Places that Matter

Waterfront Museum

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David Sharps atop the Lehigh Valley Barge #79. Photo by Renee Dessommes
David Sharps atop the Lehigh Valley Barge #79. Photo by Renee Dessommes
Lehigh Valley Barge #79 at sunset. Photo by Molly Garfinkel
Waterfront Museum interior. Artwork and photo by Stephen Mallon
Barge as first found in Edgewater, NJ in 1985. Photo by Virginia Rolston-Parrott
Barge out of the water in Waterford, NY in 2015. Photo courtesy the Waterfront Museum
Photo by Steve McGill
Students enjoying their visit to the barge. Photo courtesy of the Waterfront Museum
David Sharps performing for student visitors to the barge. Photo by Etienne Frossard
Museum at sunset in Red Hook. Photo by Helena Flerlinger
Barge #79. Photo by Mark Queeney
Waterfront Museum with garden view. Photo by Kate Fox
Inside the barge. Photo by Kate Fox
Early dock at Red Hook. Photo by David Sharps
View from Sunset Park 58th St Brooklyn Army Terminal. Photo by Beth Higgins
Historic vessel hosts a lively maritime museum and advocates for waterfront access
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Place Matters Profile

By Kate Fox

Down in Red Hook, just a block from the enormous Fairway Market, there's something unusual floating on the water; a contraption, once so commonplace on this harbor, which almost went the way of extinction in the 1960s. It's a wooden railroad barge, painted brick red... but it's also a time machine.
Imagine the New York Harbor in 1929. The waters of the Hudson that flow between the shores of Manhattan and New Jersey--known as the North River--are crammed with dozens of ships receiving and unloading freight. It is the height of the lighterage era and tugboats chug through the river, pulling the covered barges, or lighters, used by railroad companies to send cargo beyond their New Jersey coast terminals. Bells, horns, and whistles blast, their soundings almost drowning out the shouts of the workers on the decks and on the piers who heave lumber, steel girders, and sacks of grain and coffee, from train cars to barges. Among these is Lehigh Valley Railroad Barge # 79, hauling nearly its full capacity of 450 tons of cargo, just a portion of the thousands of tons of cargo that will move through these waters in this year alone.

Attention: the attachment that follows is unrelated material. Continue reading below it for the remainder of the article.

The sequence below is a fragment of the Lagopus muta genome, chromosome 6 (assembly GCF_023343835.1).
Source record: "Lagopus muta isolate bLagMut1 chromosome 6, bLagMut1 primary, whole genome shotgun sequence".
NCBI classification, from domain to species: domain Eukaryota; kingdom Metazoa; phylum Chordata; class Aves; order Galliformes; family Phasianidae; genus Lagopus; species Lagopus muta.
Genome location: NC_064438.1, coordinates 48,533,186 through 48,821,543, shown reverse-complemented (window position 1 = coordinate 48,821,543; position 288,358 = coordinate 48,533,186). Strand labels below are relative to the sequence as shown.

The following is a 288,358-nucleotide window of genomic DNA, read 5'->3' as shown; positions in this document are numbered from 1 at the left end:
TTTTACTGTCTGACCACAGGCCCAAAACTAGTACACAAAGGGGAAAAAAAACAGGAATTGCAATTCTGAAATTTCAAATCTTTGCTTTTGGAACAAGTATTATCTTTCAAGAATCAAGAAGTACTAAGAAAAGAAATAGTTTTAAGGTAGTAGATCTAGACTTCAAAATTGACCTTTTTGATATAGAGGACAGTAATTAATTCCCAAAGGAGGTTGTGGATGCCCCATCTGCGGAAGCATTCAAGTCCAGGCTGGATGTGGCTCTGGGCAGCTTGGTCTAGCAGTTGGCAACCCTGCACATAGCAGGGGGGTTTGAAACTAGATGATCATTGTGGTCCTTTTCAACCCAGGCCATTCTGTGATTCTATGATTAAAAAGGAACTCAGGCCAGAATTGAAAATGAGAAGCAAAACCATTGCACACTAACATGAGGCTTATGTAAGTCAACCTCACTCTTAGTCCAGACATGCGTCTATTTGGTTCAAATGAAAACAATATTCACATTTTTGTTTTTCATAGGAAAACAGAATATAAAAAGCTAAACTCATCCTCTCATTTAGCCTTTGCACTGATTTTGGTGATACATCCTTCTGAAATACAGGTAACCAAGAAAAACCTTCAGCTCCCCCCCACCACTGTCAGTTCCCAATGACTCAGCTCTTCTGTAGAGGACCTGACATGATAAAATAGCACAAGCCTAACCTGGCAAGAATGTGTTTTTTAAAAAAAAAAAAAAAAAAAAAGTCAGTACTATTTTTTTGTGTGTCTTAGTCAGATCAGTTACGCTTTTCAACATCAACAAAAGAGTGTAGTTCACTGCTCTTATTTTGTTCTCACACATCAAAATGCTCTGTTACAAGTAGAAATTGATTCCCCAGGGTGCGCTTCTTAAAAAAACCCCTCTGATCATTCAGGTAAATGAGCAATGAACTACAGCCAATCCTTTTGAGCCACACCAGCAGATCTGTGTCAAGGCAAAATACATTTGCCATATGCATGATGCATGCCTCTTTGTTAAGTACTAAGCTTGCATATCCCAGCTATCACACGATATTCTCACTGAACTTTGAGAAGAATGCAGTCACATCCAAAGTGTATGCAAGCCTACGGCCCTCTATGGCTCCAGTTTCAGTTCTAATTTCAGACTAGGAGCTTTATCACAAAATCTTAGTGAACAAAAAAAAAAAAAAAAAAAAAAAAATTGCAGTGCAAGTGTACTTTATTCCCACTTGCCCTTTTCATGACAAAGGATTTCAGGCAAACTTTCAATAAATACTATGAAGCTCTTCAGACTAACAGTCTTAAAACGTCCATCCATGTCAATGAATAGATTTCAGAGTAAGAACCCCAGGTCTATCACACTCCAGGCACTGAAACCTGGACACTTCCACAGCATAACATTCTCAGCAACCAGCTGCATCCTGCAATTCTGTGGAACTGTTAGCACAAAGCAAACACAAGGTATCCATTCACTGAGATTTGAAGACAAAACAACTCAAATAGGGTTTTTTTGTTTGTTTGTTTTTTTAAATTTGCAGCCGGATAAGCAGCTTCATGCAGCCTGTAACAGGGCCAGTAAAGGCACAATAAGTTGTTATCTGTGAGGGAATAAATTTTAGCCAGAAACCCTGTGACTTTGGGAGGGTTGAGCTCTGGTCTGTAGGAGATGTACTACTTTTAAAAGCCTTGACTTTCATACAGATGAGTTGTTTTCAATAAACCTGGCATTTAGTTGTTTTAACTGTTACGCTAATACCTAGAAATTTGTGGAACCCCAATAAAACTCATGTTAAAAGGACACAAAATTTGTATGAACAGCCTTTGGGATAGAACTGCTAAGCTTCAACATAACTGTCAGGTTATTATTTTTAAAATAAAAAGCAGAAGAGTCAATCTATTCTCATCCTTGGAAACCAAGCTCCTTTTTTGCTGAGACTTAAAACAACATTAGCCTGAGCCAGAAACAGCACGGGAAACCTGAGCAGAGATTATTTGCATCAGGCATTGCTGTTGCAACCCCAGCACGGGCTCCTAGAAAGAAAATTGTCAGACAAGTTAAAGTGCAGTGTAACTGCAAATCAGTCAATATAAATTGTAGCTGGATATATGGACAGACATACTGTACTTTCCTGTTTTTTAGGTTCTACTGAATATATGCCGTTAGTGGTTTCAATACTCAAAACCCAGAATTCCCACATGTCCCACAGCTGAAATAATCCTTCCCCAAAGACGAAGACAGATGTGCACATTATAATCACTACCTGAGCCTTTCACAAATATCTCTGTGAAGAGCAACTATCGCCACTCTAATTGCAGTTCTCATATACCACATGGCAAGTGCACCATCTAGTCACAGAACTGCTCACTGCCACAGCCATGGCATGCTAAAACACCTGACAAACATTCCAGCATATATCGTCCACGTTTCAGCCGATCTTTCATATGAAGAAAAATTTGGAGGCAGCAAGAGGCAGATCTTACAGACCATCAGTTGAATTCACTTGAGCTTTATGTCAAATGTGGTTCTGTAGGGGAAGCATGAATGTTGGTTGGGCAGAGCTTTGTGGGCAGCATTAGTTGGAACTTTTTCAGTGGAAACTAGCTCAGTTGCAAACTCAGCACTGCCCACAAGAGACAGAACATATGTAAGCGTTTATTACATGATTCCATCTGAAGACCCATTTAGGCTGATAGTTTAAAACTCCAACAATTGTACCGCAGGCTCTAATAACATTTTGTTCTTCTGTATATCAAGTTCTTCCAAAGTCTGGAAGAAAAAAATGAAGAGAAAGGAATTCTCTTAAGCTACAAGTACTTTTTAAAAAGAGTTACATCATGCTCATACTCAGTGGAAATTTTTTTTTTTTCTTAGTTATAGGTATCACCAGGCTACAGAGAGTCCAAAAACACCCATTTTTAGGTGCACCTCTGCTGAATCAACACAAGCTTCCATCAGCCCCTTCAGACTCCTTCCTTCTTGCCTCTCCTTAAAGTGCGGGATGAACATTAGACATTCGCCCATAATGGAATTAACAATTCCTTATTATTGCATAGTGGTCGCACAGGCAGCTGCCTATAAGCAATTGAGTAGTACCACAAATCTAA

Almost ninety years later, #79 is still working in the New York Harbor, though in a manner its original skippers likely never imagined. Since 1986, the former lighter has been known as the Waterfront Barge Museum. Now docked at Pier 44 in Red Hook, Brooklyn, the barge is a vibrant red beacon amid gray warehouses. To get to the gangway, one must walk by a garden of wild flowers. On board, a crew of five or six workers and up to fifteen volunteers is present almost every day, constantly sanding, sawing, re-sealing and generally keeping the barge ship-shape.
Open to the public on Thursdays from 4-8 p.m., and Saturdays from 1-5 p.m., the museum is tiny and its permanent collection, at first glance, seems to be little more than weather-worn and slightly rusty bits and pieces one might come across while wandering through an abandoned pier. Indeed, passersby who visit during the official hours come more to enjoy the peace and beauty of the waterfront and a bit of conversation with the museum's energetic and knowledgable director, David Sharps. Its serene-if-slightly-remote location notwithstanding, the museum receives between eight and ten thousand visitors each year, and roughly sixty school groups fill up the museum's single room on other days of the week for lectures about the history of the New York Harbor and how the barge was restored. When a larger scale exhibit is not in place (recent topics include showboats and graving docks), the work of a local artist will be featured on the barge's walls. During the summer, an evening concert and performance series rounds out the unique identity of #79 in its second incarnation. Truly, this is a museum whose value is determined by the people who step on board, dependent upon their curiosity, and absolutely gratifying to those who seek treasure in unexpected corners.